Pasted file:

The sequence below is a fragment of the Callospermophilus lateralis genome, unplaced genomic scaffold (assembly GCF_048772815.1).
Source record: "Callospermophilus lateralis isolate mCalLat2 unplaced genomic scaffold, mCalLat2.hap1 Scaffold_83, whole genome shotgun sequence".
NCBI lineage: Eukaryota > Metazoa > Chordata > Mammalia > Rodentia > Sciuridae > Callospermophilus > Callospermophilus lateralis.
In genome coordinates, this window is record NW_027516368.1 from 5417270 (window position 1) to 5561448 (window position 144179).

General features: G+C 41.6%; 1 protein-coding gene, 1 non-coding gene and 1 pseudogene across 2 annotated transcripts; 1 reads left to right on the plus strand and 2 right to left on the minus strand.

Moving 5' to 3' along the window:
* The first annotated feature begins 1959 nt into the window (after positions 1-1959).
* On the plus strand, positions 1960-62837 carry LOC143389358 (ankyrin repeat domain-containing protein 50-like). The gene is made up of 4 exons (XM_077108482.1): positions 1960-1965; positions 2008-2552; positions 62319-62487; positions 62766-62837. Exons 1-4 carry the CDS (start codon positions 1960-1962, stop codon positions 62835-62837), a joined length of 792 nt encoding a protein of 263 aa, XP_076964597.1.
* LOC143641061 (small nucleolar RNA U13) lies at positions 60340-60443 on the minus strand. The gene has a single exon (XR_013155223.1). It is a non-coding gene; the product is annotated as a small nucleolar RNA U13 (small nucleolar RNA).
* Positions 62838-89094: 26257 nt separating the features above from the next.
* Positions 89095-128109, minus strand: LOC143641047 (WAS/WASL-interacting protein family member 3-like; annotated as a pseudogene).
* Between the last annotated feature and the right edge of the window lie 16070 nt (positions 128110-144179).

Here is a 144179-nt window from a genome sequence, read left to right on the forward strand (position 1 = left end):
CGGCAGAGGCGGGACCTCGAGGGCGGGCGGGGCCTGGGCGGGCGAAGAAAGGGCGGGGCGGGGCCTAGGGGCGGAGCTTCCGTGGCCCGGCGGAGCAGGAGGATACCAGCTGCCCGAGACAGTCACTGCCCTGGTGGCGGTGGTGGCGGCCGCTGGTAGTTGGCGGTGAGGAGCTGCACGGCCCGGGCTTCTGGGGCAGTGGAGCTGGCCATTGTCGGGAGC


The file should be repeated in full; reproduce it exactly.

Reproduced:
The sequence below is a fragment of the Callospermophilus lateralis genome, unplaced genomic scaffold (assembly GCF_048772815.1).
Source record: "Callospermophilus lateralis isolate mCalLat2 unplaced genomic scaffold, mCalLat2.hap1 Scaffold_83, whole genome shotgun sequence".
NCBI lineage: Eukaryota > Metazoa > Chordata > Mammalia > Rodentia > Sciuridae > Callospermophilus > Callospermophilus lateralis.
In genome coordinates, this window is record NW_027516368.1 from 5417270 (window position 1) to 5561448 (window position 144179).

General features: G+C 41.6%; 1 protein-coding gene, 1 non-coding gene and 1 pseudogene across 2 annotated transcripts; 1 reads left to right on the plus strand and 2 right to left on the minus strand.

Moving 5' to 3' along the window:
* The first annotated feature begins 1959 nt into the window (after positions 1-1959).
* On the plus strand, positions 1960-62837 carry LOC143389358 (ankyrin repeat domain-containing protein 50-like). The gene is made up of 4 exons (XM_077108482.1): positions 1960-1965; positions 2008-2552; positions 62319-62487; positions 62766-62837. Exons 1-4 carry the CDS (start codon positions 1960-1962, stop codon positions 62835-62837), a joined length of 792 nt encoding a protein of 263 aa, XP_076964597.1.
* LOC143641061 (small nucleolar RNA U13) lies at positions 60340-60443 on the minus strand. The gene has a single exon (XR_013155223.1). It is a non-coding gene; the product is annotated as a small nucleolar RNA U13 (small nucleolar RNA).
* Positions 62838-89094: 26257 nt separating the features above from the next.
* Positions 89095-128109, minus strand: LOC143641047 (WAS/WASL-interacting protein family member 3-like; annotated as a pseudogene).
* Between the last annotated feature and the right edge of the window lie 16070 nt (positions 128110-144179).

Here is a 144179-nt window from a genome sequence, read left to right on the forward strand (position 1 = left end):
CGGCAGAGGCGGGACCTCGAGGGCGGGCGGGGCCTGGGCGGGCGAAGAAAGGGCGGGGCGGGGCCTAGGGGCGGAGCTTCCGTGGCCCGGCGGAGCAGGAGGATACCAGCTGCCCGAGACAGTCACTGCCCTGGTGGCGGTGGTGGCGGCCGCTGGTAGTTGGCGGTGAGGAGCTGCACGGCCCGGGCTTCTGGGGCAGTGGAGCTGGCCATTGTCGGGAGC